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Naval Hospital Beaufort

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U.S. Naval Hospital
1945–1949, Harbeson, Hough, Livingston and Larson (Paul Philippe Cret); J. N. Pease and Company, engineer. 1 Pinckney Blvd.

The U.S. Naval Hospital in Beaufort is South Carolina’s preeminent surviving example of the mid-twentieth-century tendency to combine modernist design principles with Beaux-Arts layout and massing. It is also notable as the last major work of architect Paul Philippe Cret. Drawings preserved at the Athenaeum of Philadelphia, which include elevations and perspectives dated September 25, 1945, show the design substantially as it was executed. However, due to Cret’s death earlier in that month, the project was completed by his successor firm, Harbeson, Hough, Livingston and Larson (later H2L2). Built of concrete, steel, and masonry on a foundation of cast-in-place concrete piles, the building was completed in May 1949 under the supervision of the U.S. Department of the Navy, Bureau of Yards and Docks.

The multistory Naval Hospital presents itself as an immense, freestanding pavilion on an expansive, open site on the west bank of the Harbor River, a short distance northeast of Port Royal. With its constituent masses rising to various heights, it recalls the stepped-back designs popular since the 1920s for skyscrapers and medium-height buildings alike. It resembles in several respects the Tripler Army Medical Center in Honolulu (1948, York and Sawyer), a design for which Cret served as consultant.

As originally conceived, the hospital’s ground plan displayed bilateral symmetry, with wings branching to either side of the central mass, which contained the building’s entrance. Another pair of wings, extending like transepts from the approximate midpoint of the main axis, assured connection to a pair of symmetrically disposed, V-shaped structures containing open, multi-bed wards. Thus, the structure appeared not only to dominate its Lowcountry setting but also to reach out and embrace it. Provision was made at the outset for future expansion of the V-shaped elements. For efficiency, all corridors were double-loaded and internal space allocation eschewed the symmetry carefully maintained on the exterior and in the main lobby. Points of visual and spatial control occurred at the intersections of the axes on each floor.

Architectural Record characterized the Naval Hospital upon completion as “part of the post-war, permanent hospital construction program of the U.S. Navy.” Cret’s plan nevertheless followed the planning model set forth by the Navy in 1943 as part of its emergency program of wartime hospital construction. As described and illustrated by William McLeish Dunbar in a 1943 Modern Hospital article, the ground plan of the ideal naval hospital would be symmetrically disposed, axially arranged, and centered on an administrative block; its wards would be located in V-shaped wings branching in a regular pattern off the central portion. The site planning for such a hospital would group ancillary structures around the main building itself. Cret and his successor firm followed all of these principles in the design and organization of the Beaufort Naval Hospital. The architects also respected the Navy’s recommendations, as recorded by McLeish, in specifying materials and finishes. Their choices included terrazzo and tile for floors and walls for ease of cleaning and colors apparently selected for their supposed therapeutic effects.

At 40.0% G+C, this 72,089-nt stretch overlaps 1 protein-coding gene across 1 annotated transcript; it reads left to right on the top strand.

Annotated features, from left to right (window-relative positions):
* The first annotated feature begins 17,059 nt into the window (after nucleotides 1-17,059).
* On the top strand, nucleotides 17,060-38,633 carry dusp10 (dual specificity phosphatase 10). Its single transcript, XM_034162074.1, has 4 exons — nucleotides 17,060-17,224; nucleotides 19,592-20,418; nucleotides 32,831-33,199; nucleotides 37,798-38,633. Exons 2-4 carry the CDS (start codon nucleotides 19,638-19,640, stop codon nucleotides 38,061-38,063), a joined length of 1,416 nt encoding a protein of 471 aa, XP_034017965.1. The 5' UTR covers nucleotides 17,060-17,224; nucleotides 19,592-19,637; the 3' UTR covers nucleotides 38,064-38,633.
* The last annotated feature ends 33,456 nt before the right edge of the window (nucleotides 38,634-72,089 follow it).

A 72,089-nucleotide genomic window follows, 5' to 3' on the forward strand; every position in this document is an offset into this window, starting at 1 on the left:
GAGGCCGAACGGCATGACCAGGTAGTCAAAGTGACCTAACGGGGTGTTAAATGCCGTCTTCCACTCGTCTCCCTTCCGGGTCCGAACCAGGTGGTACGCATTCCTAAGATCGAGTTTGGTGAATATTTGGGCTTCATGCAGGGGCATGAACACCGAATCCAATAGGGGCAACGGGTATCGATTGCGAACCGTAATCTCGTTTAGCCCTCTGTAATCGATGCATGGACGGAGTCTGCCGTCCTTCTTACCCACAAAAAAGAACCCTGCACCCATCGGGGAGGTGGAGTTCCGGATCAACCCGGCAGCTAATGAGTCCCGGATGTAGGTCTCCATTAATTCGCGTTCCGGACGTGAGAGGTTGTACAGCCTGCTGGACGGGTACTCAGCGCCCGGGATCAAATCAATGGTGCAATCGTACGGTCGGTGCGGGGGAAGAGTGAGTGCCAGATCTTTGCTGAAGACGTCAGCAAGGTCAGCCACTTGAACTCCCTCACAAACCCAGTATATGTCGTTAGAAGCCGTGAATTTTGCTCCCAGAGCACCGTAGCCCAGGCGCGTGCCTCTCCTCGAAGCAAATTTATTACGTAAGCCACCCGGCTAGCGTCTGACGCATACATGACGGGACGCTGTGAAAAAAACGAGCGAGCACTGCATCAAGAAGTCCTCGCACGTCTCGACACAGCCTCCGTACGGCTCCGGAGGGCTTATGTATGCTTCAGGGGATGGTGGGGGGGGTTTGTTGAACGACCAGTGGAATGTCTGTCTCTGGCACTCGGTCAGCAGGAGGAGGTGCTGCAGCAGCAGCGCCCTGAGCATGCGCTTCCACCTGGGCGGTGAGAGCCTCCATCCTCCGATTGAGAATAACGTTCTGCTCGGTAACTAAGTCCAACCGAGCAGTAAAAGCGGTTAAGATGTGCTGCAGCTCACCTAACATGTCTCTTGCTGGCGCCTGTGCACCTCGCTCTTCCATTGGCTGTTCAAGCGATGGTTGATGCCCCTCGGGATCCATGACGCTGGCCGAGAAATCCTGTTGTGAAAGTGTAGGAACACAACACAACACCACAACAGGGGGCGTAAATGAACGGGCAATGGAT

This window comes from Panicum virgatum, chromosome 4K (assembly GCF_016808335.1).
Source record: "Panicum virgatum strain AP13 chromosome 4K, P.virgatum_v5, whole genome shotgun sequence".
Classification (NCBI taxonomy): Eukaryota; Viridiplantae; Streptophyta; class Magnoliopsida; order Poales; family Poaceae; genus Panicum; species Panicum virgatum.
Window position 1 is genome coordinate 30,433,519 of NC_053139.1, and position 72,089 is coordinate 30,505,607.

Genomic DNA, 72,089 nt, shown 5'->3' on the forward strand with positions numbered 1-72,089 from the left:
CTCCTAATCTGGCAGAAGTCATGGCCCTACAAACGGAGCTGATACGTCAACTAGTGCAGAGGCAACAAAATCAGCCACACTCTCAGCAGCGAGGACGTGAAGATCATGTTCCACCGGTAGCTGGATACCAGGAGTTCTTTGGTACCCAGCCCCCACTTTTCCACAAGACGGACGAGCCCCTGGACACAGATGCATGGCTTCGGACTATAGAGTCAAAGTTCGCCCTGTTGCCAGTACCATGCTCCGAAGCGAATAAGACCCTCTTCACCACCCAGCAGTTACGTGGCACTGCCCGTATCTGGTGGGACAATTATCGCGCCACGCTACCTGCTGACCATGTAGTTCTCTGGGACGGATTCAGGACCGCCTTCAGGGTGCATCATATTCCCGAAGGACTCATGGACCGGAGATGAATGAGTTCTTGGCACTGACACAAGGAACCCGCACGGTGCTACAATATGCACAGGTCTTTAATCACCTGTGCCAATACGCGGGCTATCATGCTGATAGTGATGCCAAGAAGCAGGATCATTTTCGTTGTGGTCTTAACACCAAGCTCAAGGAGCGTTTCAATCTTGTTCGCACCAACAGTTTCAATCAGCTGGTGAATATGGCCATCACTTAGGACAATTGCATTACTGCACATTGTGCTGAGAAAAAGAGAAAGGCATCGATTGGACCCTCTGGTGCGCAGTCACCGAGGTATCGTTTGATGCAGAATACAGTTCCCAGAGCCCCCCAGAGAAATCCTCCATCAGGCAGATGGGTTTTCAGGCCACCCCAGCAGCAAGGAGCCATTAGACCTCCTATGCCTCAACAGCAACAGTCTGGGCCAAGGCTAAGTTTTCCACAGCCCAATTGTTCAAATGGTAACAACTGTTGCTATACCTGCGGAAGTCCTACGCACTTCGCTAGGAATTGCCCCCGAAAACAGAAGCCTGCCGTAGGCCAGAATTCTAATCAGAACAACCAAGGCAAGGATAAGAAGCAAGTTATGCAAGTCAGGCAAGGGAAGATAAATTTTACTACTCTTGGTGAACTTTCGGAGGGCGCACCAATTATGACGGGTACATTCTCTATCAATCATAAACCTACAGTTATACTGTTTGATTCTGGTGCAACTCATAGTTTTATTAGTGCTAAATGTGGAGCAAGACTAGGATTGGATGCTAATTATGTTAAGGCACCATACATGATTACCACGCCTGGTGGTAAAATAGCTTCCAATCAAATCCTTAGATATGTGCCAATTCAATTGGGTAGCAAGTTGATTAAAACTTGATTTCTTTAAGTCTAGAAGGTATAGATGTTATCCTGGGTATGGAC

On the exterior, the architects used exaggerated window frames to emphasize the military regularity of the fenestration and thus to enhance an overall impression of symmetry. On many of the elevations they either contained banks or stacks of windows within a common frame or shaded them beneath a continuous lintel. Thus grouped, the isolated openings imitated the ribbon windows that had been a widely recognized marker of modernism since Le Corbusier had specified them in 1926 as one of his Five Points of the New Architecture. Through these compositional strategies, the hospital’s designers achieved for the Beaufort Naval Hospital an exterior that appeared as both conservative and progressive, just as they made its plan read simultaneously as formalist and functionalist. Such ambiguity (later celebrated by Philadelphia architect Robert Venturi) is typical of Cret’s later works and indeed of a great deal of American architecture of the 1940s.

The Naval Hospital continues to serve its original function.

References

“Beaufort Naval Hospital – Beaufort, SC.” Accessed October 1, 2015. http://www.beaufortonline.com/.

Dunbar, William McLeish. “How the Navy Meets an Emergency.” Modern Hospital61, no. 2 (August 1943): 62-64.

“U.S. Naval Hospital, Beaufort, S.C.” Architectural Record107, no. 4 (April 1950): 101-110.

White, Theo Ballou. Paul Philippe Cret, Architect and Teacher. Philadelphia: Art Alliance Press, 1973.

Writing Credits

Author: 
Alfred Willis
Coordinator: 
Alfred Willis
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Data

Citation

Alfred Willis, "Naval Hospital Beaufort", [Beaufort, South Carolina], SAH Archipedia, eds. Gabrielle Esperdy and Karen Kingsley, Charlottesville: UVaP, 2012—, http://sah-archipedia.org/buildings/SC-01-013-0016.

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